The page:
How Music Stimulates the Unconscious Mind
Researchers are using music to light up unconscious minds, but the results only bring more questions about its effectiveness for coma patients.
Music plays with the brain in interesting ways. For instance, past studies have shown listening to a familiar, favorite song causes our brain to release dopamine — a chemical associated with pleasure and reward. However, some researchers believe music could be utilized to boost cognition in unconscious minds.
Alexandra Ossola from Braindecoder writes about the curious case of seven-year-old Charlotte Neve. In 2012, she had a had a brain hemorrhage while she was sleeping. Surgeons were able to stop the bleeding, but she had several seizures after and slipped into a coma. Ossola writes about her astounding recovery:
“Charlotte's mother, Leila, was at her bedside listening to the radio when Adele's hit 'Rolling In The Deep' started playing. Leila and Charlotte had sung the song together many times and, as Leila sang along to her unconscious daughter, she saw Charlotte smile. The doctors were stunned. Over the next two days, Charlotte recovered more of her faculties — she could talk, focus on colors, and get out of bed.”
It's uncertain if this recovery was caused by the music or if the entire thing was just a coincidence. However, it has become the basis of a recent study where researchers played music to 13 patients — all in comas for different reasons. The researchers split the patients into two groups; in one, the researchers played some of the patient's preferred music and in the other, researchers played a continuous sound to act as the control. Then, the researchers measured the patients' brains with an electroencephalograph (EEG) while they called the patient's name.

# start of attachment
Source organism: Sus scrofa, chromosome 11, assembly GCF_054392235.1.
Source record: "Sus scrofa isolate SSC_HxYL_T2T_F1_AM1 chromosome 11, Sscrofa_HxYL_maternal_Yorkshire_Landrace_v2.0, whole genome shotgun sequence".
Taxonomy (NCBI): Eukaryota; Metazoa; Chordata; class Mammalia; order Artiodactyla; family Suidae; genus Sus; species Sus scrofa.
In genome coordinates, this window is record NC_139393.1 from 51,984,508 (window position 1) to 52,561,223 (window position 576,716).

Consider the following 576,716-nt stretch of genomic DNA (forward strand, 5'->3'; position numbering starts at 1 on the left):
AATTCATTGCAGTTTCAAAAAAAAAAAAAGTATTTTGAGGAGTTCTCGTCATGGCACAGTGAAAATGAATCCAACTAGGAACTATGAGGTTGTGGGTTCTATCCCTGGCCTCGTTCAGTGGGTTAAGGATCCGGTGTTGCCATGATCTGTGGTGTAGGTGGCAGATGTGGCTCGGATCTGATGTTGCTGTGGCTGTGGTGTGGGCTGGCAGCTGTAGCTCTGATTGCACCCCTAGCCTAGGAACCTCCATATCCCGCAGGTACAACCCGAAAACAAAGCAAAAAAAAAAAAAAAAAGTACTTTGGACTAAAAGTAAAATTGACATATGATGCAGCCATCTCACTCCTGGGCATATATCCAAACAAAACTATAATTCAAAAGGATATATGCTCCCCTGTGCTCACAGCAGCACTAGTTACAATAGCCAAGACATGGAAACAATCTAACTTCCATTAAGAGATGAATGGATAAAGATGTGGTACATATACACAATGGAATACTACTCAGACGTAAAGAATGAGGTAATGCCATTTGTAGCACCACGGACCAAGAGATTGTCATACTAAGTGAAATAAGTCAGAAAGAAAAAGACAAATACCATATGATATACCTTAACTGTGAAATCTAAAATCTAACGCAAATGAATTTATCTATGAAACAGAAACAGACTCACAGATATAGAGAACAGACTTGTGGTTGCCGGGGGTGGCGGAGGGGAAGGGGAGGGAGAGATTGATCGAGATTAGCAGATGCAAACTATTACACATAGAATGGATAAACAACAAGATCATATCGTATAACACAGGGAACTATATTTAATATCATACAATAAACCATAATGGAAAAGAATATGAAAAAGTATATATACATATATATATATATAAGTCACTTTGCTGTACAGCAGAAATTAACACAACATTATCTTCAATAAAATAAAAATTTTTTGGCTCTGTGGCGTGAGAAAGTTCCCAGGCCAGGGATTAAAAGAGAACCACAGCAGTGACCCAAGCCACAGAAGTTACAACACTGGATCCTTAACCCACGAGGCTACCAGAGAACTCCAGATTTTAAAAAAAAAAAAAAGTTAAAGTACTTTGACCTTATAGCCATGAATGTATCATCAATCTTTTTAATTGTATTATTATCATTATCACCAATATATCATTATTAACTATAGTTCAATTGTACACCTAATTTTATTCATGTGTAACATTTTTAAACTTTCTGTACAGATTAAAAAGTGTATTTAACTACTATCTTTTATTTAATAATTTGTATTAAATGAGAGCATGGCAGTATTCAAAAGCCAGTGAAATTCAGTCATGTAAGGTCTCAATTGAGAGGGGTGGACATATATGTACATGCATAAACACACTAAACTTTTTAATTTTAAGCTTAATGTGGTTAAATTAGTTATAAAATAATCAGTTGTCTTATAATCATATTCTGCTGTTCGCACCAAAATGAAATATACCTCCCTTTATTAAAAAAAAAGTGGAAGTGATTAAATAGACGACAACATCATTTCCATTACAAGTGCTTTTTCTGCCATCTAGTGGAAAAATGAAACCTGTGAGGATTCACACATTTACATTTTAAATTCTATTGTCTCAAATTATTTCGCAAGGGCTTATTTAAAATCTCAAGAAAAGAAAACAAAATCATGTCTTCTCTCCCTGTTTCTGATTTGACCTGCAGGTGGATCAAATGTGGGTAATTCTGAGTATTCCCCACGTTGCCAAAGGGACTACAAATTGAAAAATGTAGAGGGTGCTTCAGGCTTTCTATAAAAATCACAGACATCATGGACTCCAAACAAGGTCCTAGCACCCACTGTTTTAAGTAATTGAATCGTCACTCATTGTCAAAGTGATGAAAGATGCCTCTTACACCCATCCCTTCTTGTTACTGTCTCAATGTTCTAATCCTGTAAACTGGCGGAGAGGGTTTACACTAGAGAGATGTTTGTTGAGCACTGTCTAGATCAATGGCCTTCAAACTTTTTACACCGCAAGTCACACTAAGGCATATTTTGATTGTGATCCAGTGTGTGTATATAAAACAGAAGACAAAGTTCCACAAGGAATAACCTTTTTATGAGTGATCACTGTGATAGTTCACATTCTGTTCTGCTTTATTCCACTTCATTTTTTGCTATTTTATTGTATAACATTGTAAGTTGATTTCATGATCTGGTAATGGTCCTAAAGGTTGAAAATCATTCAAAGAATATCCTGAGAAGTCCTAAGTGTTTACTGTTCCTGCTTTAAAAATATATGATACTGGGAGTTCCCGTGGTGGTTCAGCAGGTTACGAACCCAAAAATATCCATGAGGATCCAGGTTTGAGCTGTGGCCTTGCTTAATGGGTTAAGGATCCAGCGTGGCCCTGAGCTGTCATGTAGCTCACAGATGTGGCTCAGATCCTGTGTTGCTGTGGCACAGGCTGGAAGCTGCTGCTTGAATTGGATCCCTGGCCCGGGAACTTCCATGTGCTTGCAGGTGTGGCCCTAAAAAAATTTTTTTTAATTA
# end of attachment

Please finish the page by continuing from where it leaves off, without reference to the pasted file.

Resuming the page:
The researchers wrote in their paper:
“The cerebral response to the patient's first name was more often observed in the music condition, than in the control condition.”
These results have led researchers to demonstrate “that music has a beneficial effect on cognitive processes of patients with disorders of consciousness. The autobiographical characteristics of music, that is, its emotional and personal relevance, probably increase arousal and/or awareness.”
It's possible that this kind of familiar stimuli could help victims with brain trauma repair certain neural pathways. Past instances have also shown calling a patient's name shows increased brain activity. But it's uncertain. The unconscious mind is such a mystery — hopefully, one researchers will be able to figure out how to repair in the future.
Read more about the study at Braindecoder.
Photo Credit: Pedro Ribeiro Simões/Flickr
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